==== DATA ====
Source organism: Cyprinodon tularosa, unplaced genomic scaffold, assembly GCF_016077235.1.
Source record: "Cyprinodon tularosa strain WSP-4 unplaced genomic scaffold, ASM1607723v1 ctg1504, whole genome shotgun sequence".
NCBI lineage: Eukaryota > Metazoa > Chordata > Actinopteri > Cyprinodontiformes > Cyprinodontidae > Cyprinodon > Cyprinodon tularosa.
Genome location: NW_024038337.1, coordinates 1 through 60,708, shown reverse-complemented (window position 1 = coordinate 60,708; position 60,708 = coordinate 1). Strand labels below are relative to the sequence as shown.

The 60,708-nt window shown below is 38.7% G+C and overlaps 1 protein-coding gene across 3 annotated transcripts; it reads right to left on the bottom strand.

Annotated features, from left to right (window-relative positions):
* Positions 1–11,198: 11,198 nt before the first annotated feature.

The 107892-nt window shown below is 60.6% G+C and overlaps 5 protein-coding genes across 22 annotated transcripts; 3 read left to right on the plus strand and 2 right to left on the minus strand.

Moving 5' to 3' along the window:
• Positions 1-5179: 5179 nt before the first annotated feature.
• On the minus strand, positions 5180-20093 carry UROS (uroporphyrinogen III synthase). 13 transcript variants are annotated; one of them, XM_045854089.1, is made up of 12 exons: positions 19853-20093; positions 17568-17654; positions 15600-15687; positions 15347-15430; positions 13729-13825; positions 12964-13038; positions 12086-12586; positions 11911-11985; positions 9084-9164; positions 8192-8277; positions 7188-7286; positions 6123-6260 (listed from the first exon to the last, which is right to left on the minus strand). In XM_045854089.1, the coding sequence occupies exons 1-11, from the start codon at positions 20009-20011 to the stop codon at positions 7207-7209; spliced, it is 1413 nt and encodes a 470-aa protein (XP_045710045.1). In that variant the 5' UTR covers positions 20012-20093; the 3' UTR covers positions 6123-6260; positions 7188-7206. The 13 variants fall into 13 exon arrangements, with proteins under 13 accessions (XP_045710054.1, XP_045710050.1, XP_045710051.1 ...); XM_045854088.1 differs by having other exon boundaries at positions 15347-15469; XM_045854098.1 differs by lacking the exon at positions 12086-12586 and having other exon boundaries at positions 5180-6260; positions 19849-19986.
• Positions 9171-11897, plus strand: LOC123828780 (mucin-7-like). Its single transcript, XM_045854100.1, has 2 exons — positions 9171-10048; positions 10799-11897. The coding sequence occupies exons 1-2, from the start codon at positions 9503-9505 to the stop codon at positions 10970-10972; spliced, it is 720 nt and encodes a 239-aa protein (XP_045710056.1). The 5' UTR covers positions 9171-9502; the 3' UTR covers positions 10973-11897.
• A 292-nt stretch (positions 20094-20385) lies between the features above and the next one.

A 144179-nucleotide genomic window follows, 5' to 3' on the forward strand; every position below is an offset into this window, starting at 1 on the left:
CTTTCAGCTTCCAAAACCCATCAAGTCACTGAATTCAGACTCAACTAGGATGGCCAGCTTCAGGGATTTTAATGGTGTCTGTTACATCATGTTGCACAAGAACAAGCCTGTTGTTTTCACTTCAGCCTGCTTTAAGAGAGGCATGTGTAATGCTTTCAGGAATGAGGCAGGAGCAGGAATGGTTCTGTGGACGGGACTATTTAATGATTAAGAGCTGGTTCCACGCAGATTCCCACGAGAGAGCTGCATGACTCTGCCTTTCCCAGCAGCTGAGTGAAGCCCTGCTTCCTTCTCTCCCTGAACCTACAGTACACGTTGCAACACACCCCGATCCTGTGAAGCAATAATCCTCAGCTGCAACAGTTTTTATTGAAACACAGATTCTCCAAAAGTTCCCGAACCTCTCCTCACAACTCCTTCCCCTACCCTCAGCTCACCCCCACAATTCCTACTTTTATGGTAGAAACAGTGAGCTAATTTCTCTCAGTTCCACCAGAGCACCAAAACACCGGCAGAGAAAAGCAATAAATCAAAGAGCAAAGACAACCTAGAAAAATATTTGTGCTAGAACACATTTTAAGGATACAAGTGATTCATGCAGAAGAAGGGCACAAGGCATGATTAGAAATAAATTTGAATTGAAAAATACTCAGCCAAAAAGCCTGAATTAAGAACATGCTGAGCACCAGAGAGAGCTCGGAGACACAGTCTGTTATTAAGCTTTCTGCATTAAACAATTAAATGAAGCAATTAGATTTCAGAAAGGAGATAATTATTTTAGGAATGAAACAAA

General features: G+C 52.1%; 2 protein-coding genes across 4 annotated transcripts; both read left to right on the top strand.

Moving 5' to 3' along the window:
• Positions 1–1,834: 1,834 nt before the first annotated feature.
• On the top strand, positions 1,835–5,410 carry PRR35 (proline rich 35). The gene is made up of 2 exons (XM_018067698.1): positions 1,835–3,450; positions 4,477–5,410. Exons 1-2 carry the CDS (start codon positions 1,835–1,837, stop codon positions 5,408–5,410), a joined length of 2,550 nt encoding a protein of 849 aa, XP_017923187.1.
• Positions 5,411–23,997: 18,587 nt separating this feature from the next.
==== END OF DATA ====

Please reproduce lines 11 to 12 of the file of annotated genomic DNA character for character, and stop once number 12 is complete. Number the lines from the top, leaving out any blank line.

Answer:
• On the minus strand, positions 5180-20093 carry UROS (uroporphyrinogen III synthase). 13 transcript variants are annotated; one of them, XM_045854089.1, is made up of 12 exons: positions 19853-20093; positions 17568-17654; positions 15600-15687; positions 15347-15430; positions 13729-13825; positions 12964-13038; positions 12086-12586; positions 11911-11985; positions 9084-9164; positions 8192-8277; positions 7188-7286; positions 6123-6260 (listed from the first exon to the last, which is right to left on the minus strand). In XM_045854089.1, the coding sequence occupies exons 1-11, from the start codon at positions 20009-20011 to the stop codon at positions 7207-7209; spliced, it is 1413 nt and encodes a 470-aa protein (XP_045710045.1). In that variant the 5' UTR covers positions 20012-20093; the 3' UTR covers positions 6123-6260; positions 7188-7206. The 13 variants fall into 13 exon arrangements, with proteins under 13 accessions (XP_045710054.1, XP_045710050.1, XP_045710051.1 ...); XM_045854088.1 differs by having other exon boundaries at positions 15347-15469; XM_045854098.1 differs by lacking the exon at positions 12086-12586 and having other exon boundaries at positions 5180-6260; positions 19849-19986.
• Positions 9171-11897, plus strand: LOC123828780 (mucin-7-like). Its single transcript, XM_045854100.1, has 2 exons — positions 9171-10048; positions 10799-11897. The coding sequence occupies exons 1-2, from the start codon at positions 9503-9505 to the stop codon at positions 10970-10972; spliced, it is 720 nt and encodes a 239-aa protein (XP_045710056.1). The 5' UTR covers positions 9171-9502; the 3' UTR covers positions 10973-11897.